The entire series of Pokémon focus on battles primarily. It is here were Pokémon has been compared to “cock fighting,” and “dog fighting.” Pokémon battles often feature referee’s, whom determines whether a Pokémon can or cannot continue to battle. No referee is require during unofficial Pokémon battles. Pokémon trainers tend to care for their Pokémon and would naturally stop a battle before real harm is inflicted.

That said Pokémon battles can be brutal. For example in the Pokémon episode, “Electric Shock Showdown,” Ash and his friends see a badly beaten Rattata on a stretcher. Pokémon have been placed into intensive care units. While an uncommon occurrence, it is implied that Pokémon can die and have from illness, and psychical harm.

Generally, Pokémon battle till they faint of exhaustion. They are returned to their Pokeball where they will begin to heal. If you think about Pokémon attacks, they are subjected to being poisoned, burn, bitten, scratched and electrocuted. It’s clear that Pokémon are built to tolerate such conditions, otherwise they would surely die during battle. While, Pokémon have died it appears to be exceedingly rare. Pokémon appear to be resilient both physically and mentally. It is clear that for the vast majority of Pokémon are inherently driven to battle on another. Pokémon seem to get self-esteem from winning these battles.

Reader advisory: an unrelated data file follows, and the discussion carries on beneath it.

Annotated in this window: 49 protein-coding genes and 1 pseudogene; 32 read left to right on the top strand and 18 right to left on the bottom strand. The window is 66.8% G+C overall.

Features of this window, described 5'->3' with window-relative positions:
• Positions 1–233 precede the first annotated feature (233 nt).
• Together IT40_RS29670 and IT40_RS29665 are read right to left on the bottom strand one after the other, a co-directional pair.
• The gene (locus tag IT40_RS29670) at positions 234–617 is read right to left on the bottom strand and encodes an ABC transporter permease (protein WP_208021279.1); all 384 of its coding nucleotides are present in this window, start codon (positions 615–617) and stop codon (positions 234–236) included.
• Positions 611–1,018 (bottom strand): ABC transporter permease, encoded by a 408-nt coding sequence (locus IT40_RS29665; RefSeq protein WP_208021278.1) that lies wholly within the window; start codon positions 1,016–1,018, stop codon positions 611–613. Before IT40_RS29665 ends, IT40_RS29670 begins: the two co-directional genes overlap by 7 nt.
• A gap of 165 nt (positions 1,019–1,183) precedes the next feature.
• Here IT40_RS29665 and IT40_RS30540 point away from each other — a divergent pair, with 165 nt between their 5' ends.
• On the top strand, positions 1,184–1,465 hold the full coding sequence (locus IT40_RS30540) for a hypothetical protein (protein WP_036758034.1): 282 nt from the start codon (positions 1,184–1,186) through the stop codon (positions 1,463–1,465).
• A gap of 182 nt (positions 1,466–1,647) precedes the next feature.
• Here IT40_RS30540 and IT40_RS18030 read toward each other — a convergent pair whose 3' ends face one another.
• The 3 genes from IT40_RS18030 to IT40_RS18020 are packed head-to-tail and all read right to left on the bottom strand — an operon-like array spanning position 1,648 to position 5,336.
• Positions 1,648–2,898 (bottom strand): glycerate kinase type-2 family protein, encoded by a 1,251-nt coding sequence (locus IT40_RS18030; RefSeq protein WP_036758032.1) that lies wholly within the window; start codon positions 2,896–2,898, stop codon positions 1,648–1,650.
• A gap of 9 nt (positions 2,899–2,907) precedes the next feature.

Overall, the Pokémon appear born to battle, it’s in their nature. They have personalities, and are mostly friendly. Pokémon have been mistreated and abused by their “masters'”. They have been used to generate profits and as tools for power. There have been several institutions, rules and regulation established to punish bad behavior toward Pokémon. Pokémon are loyal to their masters. This loyalty has resulted in Pokémon being used to attack humans and tolerate abuses. They have been used to defend humans and benefit larger society as well. Generally, Pokémon behave in the manner their masters suggest, and they are noble by default.

What do you think? Leave a comment.

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59 Comments

  1. Chu
    2